A key feature of the 5G network is to support higher frequencies (including above than 10 GHz frequencies). More spectrum is available by using these frequencies, which leads to very high transmission rates (on the order of Gbps). Physicians can see high-resolution pictures remotely and deployed healthcare solution with ultrahigh definition (UHD) content through the high-speed 5G network.

    To connect large numbers of sensors and biomedical equipments, low-cost devices with high battery life is important. For continuous remote monitoring, the aim is to connect self-sustainable devices in the network for the full duration of medical operation. In 5G, low-power sensors are intended to work on the same battery for 10 years. Therefore, the network lifetime must be improved.[8]


    Along with numerous benefits of these technologies, there are numerous challenges and open research issues in adopting 5G and IoMT for smart healthcare.

    A smart healthcare network consists of billions of devices. Smart healthcare concept can succeed only if it can provide connectivity to every device present in the network with the capabilities of sensing to produce important information. However, guaranteeing connectivity in smart healthcare postures many challenges, such as:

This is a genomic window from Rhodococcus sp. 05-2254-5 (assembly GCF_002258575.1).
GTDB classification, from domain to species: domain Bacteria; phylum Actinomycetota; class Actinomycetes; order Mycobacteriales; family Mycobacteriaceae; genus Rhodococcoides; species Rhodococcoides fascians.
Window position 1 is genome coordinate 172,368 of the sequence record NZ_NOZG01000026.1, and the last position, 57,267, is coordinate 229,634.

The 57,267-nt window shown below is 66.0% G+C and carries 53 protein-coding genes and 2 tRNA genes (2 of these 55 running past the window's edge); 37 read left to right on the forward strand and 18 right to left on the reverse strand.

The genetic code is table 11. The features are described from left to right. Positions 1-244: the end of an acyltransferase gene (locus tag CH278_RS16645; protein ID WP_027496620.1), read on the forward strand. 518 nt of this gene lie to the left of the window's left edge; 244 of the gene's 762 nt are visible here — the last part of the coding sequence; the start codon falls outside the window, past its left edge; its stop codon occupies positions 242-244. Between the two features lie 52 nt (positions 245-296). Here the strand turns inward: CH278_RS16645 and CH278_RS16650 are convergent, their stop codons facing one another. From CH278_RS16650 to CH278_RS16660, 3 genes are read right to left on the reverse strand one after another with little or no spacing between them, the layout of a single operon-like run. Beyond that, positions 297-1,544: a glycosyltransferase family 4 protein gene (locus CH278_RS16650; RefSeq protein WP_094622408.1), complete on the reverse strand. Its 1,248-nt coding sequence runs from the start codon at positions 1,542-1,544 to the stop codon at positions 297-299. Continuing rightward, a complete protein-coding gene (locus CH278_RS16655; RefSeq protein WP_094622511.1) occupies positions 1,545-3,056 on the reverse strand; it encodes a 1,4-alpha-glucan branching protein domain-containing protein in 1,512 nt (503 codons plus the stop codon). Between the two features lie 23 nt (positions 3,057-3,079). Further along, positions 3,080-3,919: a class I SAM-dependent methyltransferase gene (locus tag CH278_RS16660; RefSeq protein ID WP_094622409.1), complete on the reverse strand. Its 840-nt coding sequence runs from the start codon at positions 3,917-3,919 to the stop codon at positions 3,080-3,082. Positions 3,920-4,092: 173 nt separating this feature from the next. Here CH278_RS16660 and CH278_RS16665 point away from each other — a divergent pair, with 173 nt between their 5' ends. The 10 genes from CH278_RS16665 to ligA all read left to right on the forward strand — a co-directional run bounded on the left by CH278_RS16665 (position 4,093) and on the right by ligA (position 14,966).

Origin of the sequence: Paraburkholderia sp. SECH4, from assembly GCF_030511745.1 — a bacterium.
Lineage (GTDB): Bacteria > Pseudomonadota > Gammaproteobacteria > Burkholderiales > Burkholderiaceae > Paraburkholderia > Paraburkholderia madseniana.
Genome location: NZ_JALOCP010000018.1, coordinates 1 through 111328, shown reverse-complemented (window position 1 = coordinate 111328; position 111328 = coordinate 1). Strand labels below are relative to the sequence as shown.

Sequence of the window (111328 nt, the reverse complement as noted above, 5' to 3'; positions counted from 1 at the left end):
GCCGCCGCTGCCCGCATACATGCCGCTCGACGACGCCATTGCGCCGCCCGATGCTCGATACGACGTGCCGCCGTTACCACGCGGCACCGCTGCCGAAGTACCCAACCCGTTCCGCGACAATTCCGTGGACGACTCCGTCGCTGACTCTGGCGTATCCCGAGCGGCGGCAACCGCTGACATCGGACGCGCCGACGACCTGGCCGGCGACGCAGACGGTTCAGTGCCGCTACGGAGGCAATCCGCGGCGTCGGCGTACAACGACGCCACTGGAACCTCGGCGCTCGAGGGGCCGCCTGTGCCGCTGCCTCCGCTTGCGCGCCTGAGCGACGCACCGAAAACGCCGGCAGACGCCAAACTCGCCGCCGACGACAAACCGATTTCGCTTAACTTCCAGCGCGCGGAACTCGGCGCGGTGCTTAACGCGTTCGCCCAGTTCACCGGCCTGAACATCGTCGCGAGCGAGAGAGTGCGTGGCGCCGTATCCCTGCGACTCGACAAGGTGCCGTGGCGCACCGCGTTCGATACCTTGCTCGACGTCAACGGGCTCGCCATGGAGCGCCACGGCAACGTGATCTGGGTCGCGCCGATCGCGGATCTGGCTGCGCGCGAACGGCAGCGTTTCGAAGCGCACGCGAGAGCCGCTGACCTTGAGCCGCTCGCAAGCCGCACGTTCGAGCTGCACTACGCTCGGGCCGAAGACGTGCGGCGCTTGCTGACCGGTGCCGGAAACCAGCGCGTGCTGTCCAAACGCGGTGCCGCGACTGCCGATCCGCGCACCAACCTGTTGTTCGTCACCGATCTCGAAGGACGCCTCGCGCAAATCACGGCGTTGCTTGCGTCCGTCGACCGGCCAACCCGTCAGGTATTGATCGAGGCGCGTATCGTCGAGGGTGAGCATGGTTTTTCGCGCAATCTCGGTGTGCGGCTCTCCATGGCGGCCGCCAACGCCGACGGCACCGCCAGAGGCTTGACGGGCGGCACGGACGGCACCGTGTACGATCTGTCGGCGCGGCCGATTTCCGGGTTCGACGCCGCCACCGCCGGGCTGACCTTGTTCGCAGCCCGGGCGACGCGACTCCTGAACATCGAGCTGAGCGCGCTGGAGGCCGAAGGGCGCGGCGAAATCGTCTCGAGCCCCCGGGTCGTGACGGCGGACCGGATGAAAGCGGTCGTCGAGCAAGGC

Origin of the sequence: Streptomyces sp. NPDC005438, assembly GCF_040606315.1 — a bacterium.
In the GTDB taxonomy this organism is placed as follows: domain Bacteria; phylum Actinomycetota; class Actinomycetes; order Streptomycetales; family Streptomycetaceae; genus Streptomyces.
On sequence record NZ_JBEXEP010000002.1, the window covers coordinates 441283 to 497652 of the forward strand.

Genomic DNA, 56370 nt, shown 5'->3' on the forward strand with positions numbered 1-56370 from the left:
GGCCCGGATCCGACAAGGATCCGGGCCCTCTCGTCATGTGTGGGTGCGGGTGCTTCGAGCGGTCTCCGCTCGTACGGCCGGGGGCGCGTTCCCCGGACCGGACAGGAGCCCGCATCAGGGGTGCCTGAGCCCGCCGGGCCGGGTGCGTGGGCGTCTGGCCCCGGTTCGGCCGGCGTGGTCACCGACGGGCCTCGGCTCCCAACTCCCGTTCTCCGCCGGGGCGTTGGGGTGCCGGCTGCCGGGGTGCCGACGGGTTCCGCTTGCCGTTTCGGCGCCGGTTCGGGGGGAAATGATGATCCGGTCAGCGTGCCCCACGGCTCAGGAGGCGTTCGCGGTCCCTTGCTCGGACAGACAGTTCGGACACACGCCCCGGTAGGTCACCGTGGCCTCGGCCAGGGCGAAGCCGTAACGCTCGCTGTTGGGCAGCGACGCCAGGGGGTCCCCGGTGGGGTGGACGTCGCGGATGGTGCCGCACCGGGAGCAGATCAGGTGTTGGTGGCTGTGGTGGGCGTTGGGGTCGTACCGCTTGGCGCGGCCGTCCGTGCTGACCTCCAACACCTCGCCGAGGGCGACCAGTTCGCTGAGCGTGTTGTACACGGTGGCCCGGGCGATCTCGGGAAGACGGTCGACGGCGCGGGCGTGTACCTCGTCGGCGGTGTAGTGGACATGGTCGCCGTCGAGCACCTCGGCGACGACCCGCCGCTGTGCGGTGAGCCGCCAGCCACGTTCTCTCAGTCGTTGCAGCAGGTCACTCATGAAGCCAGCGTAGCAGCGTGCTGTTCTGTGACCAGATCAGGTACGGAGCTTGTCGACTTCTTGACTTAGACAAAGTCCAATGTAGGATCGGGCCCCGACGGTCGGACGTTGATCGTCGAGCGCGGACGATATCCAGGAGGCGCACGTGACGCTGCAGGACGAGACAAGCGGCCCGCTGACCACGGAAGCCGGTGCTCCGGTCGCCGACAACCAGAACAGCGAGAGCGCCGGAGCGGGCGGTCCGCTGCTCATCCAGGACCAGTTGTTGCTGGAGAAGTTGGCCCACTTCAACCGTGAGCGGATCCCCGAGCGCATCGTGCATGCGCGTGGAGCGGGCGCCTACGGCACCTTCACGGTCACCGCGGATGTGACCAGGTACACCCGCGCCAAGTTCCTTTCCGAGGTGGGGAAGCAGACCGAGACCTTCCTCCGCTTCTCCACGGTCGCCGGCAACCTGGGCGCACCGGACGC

• Guaranteeing connectivity to huge devices deployed in the network in wide range.

    • Providing connectivity to high mobility (i.e., high- speed ambulance, carrying patients) devices in the network.

      Big data analytics is a key research direction in smart healthcare. In smart healthcare, billions of devices are connected, which can produce a huge amount of data and information for analysis. This data can consist of information about user private data (i.e., Patient Data) and from the surrounding environment (i.e., ECG, Heart Rate monitoring). For example, data produced by locally connected devices can be analyzed efficiently by adopting deep learning algorithms. The key issues that must be addressed are:

    • During data analysis, user privacy must be protected.

    • Data secrecy must be provided for sensitive data.

    • Infrastructure must be provided to collect, analyze, and store a massive amount of data.[3][9]